After years of #OscarsSoWhite trending basically every year during Oscar season since 2015, the Academy finally got sick of eating sh-t for the studios and have instituted a set of diversity rules for future Best Picture nominees. The rules will go into effect in 2024, for the 96th Academy Awards, though in 2022 and 2023 studios will have to submit a confidential form detailing how they line up with the new inclusion rules. The Academy’s new inclusion standards are modeled on similar rules used by the British Film Institute to determine eligibility in some BAFTA categories, and these new Academy rules were developed in consultation with the Producers’ Guild (producers collect Best Picture trophies). To qualify for Best Picture eligibility in 2024, films must include two out of four of the following categories:
A – On-screen representation/themes/narrative
B – Creative leadership and project team
C – Paid internships and apprenticeships
D – Audience development
Let’s break it down by category.
Category A is causing a lot of angst because it seems to dictate what stories will get told and who gets to tell them, but this category is mostly for show. I HOPE it encourages studios and production companies to take chances on different kinds of stories about different kinds of experiences, but it is very easy to meet the two-out-of-four standard without ever touching category A, and I imagine this is what most companies will do, especially among the studios, which have the cash to throw around for apprenticeship and management programs to help them clear other categories. Independent producers might struggle more with this, as they don’t have as much cash lying around, but I bet the Academy ends up starting a fund meant to help smaller companies support some of these hiring-based qualifications. The confidential reports of 2022 and 2023 sound like surveys to me, meant to assess how everyone is progressing and where potential trouble spots might be. Helping independent producers fund apprenticeships seems inevitable.
Category B is meant to promote inclusion among department heads and crew. It has three sub-categories:
B-1 – Two department heads from an underrepresented group and at least one position from an underrepresented racial/BIPOC background
B-2 – At least six people from the crew and/or technical positions are from an underrepresented racial/BIPOC background
B-3 – At least 30% of the crew is from an underrepresented group
B-1 is a little confusing, but I’m reading it as an attempt to increase intersectionality among department heads. Casting, costumes, hair/makeup, and marketing/publicity are all traditional “safe zones” where (mostly) white women have succeeded in the sausage-fest film industry, but the secondary clause in B-1 ensures one of the two qualifying positions must also be racially diverse. For example, The Irishman is safe because it is edited by Thelma Schoonmaker and lensed by Rodrigo Prieto, which meets the women and BIPOC group qualifications. There are a spate of recent films including Joker, Ford v Ferrari, Marriage Story, and 1917 that I’m not sure pass muster, but just by hiring one (1) non-white person on a crew of hundreds, they would. That’s how small the change can be, just hire ONE person who isn’t white to run a department. This is not a whole-sale guarantee that intersectionality immediately increases in the creative ranks, but it is a step in that direction.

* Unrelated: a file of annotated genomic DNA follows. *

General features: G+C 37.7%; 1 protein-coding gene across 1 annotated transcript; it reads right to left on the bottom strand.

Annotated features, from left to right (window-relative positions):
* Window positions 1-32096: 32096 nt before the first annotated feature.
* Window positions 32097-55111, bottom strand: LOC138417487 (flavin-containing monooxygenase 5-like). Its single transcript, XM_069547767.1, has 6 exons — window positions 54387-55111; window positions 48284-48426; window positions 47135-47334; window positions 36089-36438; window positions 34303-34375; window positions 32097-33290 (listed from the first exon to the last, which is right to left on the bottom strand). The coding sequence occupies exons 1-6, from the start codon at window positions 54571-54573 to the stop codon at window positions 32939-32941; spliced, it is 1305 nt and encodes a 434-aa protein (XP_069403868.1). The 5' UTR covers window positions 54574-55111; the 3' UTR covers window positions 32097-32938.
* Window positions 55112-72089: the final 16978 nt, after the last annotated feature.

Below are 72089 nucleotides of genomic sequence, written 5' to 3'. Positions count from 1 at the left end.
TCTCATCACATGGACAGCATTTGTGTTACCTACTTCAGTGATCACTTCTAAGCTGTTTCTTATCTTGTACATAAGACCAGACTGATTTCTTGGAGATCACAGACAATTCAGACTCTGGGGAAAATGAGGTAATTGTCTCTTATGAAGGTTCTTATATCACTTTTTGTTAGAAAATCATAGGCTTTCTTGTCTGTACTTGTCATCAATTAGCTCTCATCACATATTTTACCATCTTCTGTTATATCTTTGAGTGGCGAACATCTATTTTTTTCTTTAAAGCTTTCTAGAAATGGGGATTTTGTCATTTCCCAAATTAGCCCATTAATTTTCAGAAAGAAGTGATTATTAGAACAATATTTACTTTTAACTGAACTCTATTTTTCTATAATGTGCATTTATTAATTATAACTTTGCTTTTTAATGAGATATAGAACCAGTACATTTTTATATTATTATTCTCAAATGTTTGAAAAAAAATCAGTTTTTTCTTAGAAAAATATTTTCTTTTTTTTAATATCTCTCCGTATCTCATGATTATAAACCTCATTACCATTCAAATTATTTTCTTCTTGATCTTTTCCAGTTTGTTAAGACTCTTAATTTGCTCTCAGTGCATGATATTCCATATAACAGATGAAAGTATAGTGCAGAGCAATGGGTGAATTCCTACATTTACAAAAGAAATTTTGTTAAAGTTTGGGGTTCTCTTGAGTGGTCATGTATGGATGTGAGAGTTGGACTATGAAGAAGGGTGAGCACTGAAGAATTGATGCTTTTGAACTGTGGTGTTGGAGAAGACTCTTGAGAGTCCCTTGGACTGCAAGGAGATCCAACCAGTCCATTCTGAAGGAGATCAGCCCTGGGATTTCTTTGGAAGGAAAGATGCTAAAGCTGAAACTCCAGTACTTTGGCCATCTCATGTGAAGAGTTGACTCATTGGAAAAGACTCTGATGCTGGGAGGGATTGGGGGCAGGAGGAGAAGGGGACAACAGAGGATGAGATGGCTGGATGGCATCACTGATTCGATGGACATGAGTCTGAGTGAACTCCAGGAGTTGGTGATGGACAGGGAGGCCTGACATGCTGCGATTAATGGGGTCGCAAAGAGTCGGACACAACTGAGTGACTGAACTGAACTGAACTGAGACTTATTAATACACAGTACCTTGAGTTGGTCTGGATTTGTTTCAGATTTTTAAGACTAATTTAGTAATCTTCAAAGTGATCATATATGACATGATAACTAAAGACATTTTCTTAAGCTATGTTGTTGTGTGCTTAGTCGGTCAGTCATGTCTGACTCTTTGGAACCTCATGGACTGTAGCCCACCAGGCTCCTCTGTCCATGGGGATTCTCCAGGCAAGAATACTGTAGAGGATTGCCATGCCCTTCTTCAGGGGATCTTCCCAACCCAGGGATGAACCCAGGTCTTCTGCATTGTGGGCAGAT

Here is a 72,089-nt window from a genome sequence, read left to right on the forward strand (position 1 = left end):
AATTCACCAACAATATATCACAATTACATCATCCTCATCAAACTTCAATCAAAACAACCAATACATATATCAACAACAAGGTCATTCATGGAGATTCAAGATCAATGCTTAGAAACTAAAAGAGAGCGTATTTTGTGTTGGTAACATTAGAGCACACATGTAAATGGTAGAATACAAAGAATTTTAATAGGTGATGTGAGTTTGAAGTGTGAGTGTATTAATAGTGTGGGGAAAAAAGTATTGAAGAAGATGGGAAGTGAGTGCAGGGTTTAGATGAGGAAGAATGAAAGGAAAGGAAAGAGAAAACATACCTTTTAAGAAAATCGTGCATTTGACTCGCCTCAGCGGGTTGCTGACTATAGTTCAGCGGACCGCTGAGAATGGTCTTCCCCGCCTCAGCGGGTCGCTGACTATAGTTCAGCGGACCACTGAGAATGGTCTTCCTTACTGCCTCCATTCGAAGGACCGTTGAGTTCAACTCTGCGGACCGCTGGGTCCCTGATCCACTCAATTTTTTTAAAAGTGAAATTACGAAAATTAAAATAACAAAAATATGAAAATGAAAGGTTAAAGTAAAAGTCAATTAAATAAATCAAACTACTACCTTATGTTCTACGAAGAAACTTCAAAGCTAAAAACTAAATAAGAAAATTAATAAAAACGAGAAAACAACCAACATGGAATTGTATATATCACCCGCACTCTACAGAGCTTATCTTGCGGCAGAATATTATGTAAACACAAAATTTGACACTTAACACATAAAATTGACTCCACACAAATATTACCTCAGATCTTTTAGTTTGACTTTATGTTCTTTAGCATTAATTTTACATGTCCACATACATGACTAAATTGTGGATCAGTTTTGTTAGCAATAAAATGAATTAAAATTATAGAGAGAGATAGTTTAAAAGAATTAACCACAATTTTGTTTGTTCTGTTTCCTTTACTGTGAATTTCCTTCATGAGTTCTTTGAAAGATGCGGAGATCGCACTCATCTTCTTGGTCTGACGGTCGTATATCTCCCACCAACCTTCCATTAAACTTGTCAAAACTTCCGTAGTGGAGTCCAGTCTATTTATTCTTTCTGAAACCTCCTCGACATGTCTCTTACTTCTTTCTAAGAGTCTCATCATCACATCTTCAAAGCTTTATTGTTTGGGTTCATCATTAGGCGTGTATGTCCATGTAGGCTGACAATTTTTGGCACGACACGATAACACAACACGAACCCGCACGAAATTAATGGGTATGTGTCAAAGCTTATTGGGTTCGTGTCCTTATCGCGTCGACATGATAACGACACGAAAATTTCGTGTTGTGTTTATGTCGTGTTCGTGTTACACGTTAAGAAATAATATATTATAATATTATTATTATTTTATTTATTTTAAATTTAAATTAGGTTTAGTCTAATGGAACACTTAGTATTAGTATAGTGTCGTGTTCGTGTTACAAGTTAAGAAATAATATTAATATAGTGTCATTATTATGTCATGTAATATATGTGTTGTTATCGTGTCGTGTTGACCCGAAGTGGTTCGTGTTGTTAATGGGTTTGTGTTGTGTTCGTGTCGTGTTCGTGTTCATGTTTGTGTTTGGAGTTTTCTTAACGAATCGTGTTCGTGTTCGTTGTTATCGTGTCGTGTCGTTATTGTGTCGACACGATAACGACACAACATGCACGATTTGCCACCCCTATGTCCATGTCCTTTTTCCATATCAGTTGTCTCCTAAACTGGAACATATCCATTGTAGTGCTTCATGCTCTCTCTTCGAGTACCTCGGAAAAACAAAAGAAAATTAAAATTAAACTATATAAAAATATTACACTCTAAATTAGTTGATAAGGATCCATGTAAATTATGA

Category C is about creating diverse entry-level opportunities in the industry (something Ryan Reynolds just addressed in a meaningful and easy to copy way). It’s basically a two-tiered professional development program with entry-level apprenticeships and skills development for anyone who demonstrates promise in their department. This essentially formalizes how many crew members move up the ranks anyway, as they are nurtured and trained by senior crew members and department heads. There may have to be some institutional support for smaller companies with less resources to pursue programs like this, but by and large, this is the easiest category to satisfy.
Category D is about the makeup of the offices at the studio or production company making the film. Like category B, most companies already meet these criteria, and those that don’t most likely have programs in place to fix their sh-t. Like category C, this is a relatively easy fix with a nominal cost—just institute a management training program aimed at inclusivity, if you haven’t already. These programs exist and are very easy to copy from companies already seeing results from their in-house efforts at management diversity (like Netflix).
Between categories B, C, and D—especially C and D—it will be easy for movies to meet at least two of these criteria and qualify for Best Picture. Anyone worried about quota hiring or script mandates and the like can take a chill pill, because it is entirely possible to qualify without ever worrying about the creative content of your production. Focus on the entry-level hiring and professional development stuff, and you’re good to go. But the effect is kind of a boomerang, because even if you don’t f-ck with category A, creating more space for diversity within the executive and creative ranks of the film industry inevitably will lead to more diverse storytelling. This relates to John Boyega’s recent statements about Star Wars, which stemmed from a lack of inclusion among the creative ranks at Disney-Lucasfilm. Still, I bet when 2024 rolls around we won’t see an appreciable change in the types of films being nominated, but everyone will be bragging about their super inclusive offices and intern programs.